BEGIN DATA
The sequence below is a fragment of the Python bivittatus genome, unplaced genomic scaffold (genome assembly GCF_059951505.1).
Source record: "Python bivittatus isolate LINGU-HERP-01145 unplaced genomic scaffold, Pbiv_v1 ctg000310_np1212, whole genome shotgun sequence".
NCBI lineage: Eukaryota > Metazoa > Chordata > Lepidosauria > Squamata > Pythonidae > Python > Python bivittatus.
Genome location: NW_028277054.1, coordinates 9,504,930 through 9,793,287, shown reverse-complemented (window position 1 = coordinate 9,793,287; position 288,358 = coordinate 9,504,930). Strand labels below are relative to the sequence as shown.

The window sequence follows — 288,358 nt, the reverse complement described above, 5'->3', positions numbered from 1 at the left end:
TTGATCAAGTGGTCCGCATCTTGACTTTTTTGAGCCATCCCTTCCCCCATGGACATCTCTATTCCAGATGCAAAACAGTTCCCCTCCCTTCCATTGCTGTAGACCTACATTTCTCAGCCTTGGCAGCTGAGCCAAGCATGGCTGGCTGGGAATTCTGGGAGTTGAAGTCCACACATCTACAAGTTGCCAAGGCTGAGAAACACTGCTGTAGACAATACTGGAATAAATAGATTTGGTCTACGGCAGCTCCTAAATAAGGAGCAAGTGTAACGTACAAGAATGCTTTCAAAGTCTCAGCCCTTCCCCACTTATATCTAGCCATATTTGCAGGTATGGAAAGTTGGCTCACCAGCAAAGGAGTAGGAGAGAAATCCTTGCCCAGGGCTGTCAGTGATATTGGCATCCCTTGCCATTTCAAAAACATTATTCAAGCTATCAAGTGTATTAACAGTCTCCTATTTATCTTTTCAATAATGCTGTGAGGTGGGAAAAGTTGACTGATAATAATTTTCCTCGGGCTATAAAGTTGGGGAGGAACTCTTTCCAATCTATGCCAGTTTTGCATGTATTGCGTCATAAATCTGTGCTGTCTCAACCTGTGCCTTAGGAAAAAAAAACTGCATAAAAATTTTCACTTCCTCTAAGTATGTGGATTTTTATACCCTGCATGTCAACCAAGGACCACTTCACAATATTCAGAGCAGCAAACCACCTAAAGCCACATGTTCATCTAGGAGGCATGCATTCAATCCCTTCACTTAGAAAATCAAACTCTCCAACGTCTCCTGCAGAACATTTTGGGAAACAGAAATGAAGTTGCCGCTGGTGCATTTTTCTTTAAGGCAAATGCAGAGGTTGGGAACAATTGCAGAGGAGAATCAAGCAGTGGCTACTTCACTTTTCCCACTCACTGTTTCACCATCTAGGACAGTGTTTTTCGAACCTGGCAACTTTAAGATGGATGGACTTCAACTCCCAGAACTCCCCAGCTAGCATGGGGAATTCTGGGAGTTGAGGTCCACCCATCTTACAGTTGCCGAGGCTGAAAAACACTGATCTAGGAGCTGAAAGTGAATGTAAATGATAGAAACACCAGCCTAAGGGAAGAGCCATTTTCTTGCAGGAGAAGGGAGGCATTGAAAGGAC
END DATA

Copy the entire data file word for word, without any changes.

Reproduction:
The sequence below is a fragment of the Python bivittatus genome, unplaced genomic scaffold (genome assembly GCF_059951505.1).
Source record: "Python bivittatus isolate LINGU-HERP-01145 unplaced genomic scaffold, Pbiv_v1 ctg000310_np1212, whole genome shotgun sequence".
NCBI lineage: Eukaryota > Metazoa > Chordata > Lepidosauria > Squamata > Pythonidae > Python > Python bivittatus.
Genome location: NW_028277054.1, coordinates 9,504,930 through 9,793,287, shown reverse-complemented (window position 1 = coordinate 9,793,287; position 288,358 = coordinate 9,504,930). Strand labels below are relative to the sequence as shown.

The window sequence follows — 288,358 nt, the reverse complement described above, 5'->3', positions numbered from 1 at the left end:
TTGATCAAGTGGTCCGCATCTTGACTTTTTTGAGCCATCCCTTCCCCCATGGACATCTCTATTCCAGATGCAAAACAGTTCCCCTCCCTTCCATTGCTGTAGACCTACATTTCTCAGCCTTGGCAGCTGAGCCAAGCATGGCTGGCTGGGAATTCTGGGAGTTGAAGTCCACACATCTACAAGTTGCCAAGGCTGAGAAACACTGCTGTAGACAATACTGGAATAAATAGATTTGGTCTACGGCAGCTCCTAAATAAGGAGCAAGTGTAACGTACAAGAATGCTTTCAAAGTCTCAGCCCTTCCCCACTTATATCTAGCCATATTTGCAGGTATGGAAAGTTGGCTCACCAGCAAAGGAGTAGGAGAGAAATCCTTGCCCAGGGCTGTCAGTGATATTGGCATCCCTTGCCATTTCAAAAACATTATTCAAGCTATCAAGTGTATTAACAGTCTCCTATTTATCTTTTCAATAATGCTGTGAGGTGGGAAAAGTTGACTGATAATAATTTTCCTCGGGCTATAAAGTTGGGGAGGAACTCTTTCCAATCTATGCCAGTTTTGCATGTATTGCGTCATAAATCTGTGCTGTCTCAACCTGTGCCTTAGGAAAAAAAAACTGCATAAAAATTTTCACTTCCTCTAAGTATGTGGATTTTTATACCCTGCATGTCAACCAAGGACCACTTCACAATATTCAGAGCAGCAAACCACCTAAAGCCACATGTTCATCTAGGAGGCATGCATTCAATCCCTTCACTTAGAAAATCAAACTCTCCAACGTCTCCTGCAGAACATTTTGGGAAACAGAAATGAAGTTGCCGCTGGTGCATTTTTCTTTAAGGCAAATGCAGAGGTTGGGAACAATTGCAGAGGAGAATCAAGCAGTGGCTACTTCACTTTTCCCACTCACTGTTTCACCATCTAGGACAGTGTTTTTCGAACCTGGCAACTTTAAGATGGATGGACTTCAACTCCCAGAACTCCCCAGCTAGCATGGGGAATTCTGGGAGTTGAGGTCCACCCATCTTACAGTTGCCGAGGCTGAAAAACACTGATCTAGGAGCTGAAAGTGAATGTAAATGATAGAAACACCAGCCTAAGGGAAGAGCCATTTTCTTGCAGGAGAAGGGAGGCATTGAAAGGAC